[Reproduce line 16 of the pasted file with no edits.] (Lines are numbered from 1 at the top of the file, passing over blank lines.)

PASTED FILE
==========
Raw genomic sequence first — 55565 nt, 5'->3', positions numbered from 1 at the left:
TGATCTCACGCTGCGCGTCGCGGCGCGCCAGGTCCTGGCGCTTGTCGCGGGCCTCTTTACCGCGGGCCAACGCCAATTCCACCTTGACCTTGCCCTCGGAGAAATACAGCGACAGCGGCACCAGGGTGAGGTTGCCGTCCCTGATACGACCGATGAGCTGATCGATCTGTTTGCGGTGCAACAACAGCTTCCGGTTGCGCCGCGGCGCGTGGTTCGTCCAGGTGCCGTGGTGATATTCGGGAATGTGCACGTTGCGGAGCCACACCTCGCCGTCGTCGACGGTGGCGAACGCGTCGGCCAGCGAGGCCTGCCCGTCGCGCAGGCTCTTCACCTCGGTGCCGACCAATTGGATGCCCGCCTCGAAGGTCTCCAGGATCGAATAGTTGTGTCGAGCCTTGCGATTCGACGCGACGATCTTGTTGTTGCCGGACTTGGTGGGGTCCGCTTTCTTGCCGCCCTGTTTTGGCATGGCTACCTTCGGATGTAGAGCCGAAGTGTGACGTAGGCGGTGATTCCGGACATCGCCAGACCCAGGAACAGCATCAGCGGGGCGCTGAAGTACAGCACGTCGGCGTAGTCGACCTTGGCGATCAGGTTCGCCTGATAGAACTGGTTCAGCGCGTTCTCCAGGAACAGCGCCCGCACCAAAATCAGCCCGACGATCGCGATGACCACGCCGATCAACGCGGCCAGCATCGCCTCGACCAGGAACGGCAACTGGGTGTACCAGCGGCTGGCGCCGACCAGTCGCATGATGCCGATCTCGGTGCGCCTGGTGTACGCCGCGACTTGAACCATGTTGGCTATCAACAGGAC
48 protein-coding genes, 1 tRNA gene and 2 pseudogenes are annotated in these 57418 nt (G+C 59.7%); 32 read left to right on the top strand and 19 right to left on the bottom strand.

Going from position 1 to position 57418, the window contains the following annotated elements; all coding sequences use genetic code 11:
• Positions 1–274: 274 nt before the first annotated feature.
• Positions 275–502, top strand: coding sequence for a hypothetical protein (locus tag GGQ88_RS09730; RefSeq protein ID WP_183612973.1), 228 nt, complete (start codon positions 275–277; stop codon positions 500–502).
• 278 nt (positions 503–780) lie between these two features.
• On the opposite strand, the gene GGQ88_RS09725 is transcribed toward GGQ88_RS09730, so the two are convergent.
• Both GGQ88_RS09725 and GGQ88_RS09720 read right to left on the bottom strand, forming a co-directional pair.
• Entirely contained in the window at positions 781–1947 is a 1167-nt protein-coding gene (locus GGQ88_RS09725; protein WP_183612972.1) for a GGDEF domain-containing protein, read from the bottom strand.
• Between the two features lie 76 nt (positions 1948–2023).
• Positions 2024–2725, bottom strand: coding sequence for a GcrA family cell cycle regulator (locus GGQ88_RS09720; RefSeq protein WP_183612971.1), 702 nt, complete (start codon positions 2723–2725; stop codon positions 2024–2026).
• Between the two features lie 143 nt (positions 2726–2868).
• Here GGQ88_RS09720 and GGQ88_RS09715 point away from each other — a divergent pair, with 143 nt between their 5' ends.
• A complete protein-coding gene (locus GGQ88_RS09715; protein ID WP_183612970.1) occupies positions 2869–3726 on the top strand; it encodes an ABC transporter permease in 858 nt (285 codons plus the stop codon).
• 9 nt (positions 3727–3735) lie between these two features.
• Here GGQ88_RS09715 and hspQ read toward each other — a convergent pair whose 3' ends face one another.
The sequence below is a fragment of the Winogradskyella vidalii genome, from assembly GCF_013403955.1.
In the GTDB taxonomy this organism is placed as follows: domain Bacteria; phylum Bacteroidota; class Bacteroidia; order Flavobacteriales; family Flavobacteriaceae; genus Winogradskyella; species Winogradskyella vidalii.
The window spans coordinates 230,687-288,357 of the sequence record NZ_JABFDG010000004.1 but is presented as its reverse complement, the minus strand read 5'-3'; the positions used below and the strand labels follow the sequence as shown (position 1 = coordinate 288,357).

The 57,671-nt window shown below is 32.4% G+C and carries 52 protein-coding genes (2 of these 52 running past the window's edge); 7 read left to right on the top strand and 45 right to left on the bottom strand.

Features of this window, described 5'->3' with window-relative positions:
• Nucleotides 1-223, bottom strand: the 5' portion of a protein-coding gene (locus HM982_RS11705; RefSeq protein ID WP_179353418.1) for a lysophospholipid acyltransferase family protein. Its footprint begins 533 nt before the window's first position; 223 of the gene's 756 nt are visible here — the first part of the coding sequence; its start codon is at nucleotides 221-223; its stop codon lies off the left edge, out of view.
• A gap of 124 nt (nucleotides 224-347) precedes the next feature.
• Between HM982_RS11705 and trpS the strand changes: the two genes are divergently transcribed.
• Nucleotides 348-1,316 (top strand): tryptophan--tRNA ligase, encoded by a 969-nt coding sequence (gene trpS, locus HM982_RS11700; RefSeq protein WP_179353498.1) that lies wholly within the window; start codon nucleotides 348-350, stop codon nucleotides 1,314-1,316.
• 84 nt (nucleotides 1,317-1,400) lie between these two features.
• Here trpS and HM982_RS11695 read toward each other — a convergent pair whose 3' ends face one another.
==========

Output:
• 9 nt (positions 3727–3735) lie between these two features.